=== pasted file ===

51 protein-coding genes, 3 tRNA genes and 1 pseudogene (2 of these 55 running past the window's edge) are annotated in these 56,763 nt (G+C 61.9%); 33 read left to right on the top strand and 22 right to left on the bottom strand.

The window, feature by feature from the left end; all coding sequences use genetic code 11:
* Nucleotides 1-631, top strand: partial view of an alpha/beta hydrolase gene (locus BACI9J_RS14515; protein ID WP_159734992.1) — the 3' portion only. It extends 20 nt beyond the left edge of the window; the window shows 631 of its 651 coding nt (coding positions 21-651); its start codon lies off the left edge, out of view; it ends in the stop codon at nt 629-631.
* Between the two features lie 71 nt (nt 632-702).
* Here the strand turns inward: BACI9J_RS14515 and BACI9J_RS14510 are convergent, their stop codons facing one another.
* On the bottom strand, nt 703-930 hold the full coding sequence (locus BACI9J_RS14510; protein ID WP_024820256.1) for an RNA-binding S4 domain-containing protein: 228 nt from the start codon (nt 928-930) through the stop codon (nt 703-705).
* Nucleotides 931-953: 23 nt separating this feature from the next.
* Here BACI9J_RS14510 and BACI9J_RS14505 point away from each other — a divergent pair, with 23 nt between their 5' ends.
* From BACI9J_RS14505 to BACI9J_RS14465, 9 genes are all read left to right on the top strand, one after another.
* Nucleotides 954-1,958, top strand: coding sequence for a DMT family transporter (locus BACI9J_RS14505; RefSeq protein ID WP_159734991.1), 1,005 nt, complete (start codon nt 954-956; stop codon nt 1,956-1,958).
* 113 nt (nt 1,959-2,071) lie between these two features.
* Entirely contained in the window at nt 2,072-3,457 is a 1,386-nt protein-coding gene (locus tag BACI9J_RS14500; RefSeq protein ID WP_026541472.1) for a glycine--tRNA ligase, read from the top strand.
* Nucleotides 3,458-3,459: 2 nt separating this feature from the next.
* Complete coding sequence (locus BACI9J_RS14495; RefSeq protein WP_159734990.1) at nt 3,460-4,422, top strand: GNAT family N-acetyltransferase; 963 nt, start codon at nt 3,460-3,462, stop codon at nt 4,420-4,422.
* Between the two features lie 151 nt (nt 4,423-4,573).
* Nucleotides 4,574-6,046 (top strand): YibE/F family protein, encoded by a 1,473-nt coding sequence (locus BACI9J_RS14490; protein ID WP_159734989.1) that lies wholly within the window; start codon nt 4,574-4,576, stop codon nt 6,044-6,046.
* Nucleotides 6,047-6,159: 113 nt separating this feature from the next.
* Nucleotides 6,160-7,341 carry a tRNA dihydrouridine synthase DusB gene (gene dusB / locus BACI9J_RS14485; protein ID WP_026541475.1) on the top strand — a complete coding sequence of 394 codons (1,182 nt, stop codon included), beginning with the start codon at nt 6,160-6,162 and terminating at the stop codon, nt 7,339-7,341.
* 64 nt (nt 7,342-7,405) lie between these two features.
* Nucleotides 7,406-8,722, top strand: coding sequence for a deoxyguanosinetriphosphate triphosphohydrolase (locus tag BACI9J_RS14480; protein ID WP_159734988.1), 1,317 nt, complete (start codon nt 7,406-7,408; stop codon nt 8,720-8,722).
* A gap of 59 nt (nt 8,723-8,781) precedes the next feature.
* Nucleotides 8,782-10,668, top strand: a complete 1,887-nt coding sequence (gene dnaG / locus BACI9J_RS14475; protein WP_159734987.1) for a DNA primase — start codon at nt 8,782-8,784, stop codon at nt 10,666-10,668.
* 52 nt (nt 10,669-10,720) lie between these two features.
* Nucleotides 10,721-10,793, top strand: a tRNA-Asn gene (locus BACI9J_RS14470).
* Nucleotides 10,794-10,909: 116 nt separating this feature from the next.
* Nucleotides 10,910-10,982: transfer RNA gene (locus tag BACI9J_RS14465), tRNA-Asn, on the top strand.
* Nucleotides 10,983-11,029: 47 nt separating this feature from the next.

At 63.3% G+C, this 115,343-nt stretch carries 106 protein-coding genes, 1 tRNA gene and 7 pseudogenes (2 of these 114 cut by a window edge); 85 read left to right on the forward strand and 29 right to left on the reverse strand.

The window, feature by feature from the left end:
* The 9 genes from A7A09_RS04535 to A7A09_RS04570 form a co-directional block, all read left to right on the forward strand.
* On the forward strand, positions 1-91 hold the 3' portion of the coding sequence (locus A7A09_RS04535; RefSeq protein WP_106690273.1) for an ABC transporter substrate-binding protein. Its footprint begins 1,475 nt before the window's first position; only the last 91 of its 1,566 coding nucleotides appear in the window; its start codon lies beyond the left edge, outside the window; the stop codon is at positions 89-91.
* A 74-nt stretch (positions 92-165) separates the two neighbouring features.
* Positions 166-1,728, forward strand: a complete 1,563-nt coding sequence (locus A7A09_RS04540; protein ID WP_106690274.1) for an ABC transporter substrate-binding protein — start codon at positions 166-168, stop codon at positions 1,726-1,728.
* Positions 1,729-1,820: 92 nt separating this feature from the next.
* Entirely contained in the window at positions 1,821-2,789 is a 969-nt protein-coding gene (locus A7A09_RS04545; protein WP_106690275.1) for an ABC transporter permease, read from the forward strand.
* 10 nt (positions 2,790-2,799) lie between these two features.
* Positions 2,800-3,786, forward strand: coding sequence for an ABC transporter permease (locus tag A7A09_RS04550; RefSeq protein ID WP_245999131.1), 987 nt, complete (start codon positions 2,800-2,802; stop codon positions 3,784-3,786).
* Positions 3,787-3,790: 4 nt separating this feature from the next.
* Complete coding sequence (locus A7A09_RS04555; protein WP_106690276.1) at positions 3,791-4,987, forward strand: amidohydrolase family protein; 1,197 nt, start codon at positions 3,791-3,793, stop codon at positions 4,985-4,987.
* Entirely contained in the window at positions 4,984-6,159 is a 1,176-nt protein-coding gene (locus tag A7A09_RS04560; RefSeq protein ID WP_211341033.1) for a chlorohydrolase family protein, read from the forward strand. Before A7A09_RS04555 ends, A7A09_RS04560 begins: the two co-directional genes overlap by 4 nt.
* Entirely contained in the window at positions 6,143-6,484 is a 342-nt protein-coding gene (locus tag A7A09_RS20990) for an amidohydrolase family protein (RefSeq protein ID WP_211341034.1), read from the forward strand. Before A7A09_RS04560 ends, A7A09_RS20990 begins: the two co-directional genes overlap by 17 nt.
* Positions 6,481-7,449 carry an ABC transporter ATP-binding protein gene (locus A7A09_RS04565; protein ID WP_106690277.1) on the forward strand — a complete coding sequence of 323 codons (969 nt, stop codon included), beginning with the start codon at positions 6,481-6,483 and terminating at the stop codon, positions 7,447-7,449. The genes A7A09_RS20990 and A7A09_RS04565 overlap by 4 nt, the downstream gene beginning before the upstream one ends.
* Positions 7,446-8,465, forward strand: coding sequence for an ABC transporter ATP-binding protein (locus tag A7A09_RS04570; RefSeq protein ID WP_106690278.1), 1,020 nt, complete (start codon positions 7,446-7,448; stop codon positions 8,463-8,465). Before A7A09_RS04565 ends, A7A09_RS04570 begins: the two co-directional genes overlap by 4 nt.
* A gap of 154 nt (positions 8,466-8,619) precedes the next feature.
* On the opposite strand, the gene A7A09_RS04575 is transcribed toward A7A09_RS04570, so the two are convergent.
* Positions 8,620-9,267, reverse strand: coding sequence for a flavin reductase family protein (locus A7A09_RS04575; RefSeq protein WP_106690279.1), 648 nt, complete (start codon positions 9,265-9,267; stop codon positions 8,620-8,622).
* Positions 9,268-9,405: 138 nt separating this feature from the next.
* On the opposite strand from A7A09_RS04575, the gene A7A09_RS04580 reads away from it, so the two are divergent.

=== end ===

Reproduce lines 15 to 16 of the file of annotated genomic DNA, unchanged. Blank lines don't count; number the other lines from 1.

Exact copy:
* Between the two features lie 151 nt (nt 4,423-4,573).
* Nucleotides 4,574-6,046 (top strand): YibE/F family protein, encoded by a 1,473-nt coding sequence (locus BACI9J_RS14490; protein ID WP_159734989.1) that lies wholly within the window; start codon nt 4,574-4,576, stop codon nt 6,044-6,046.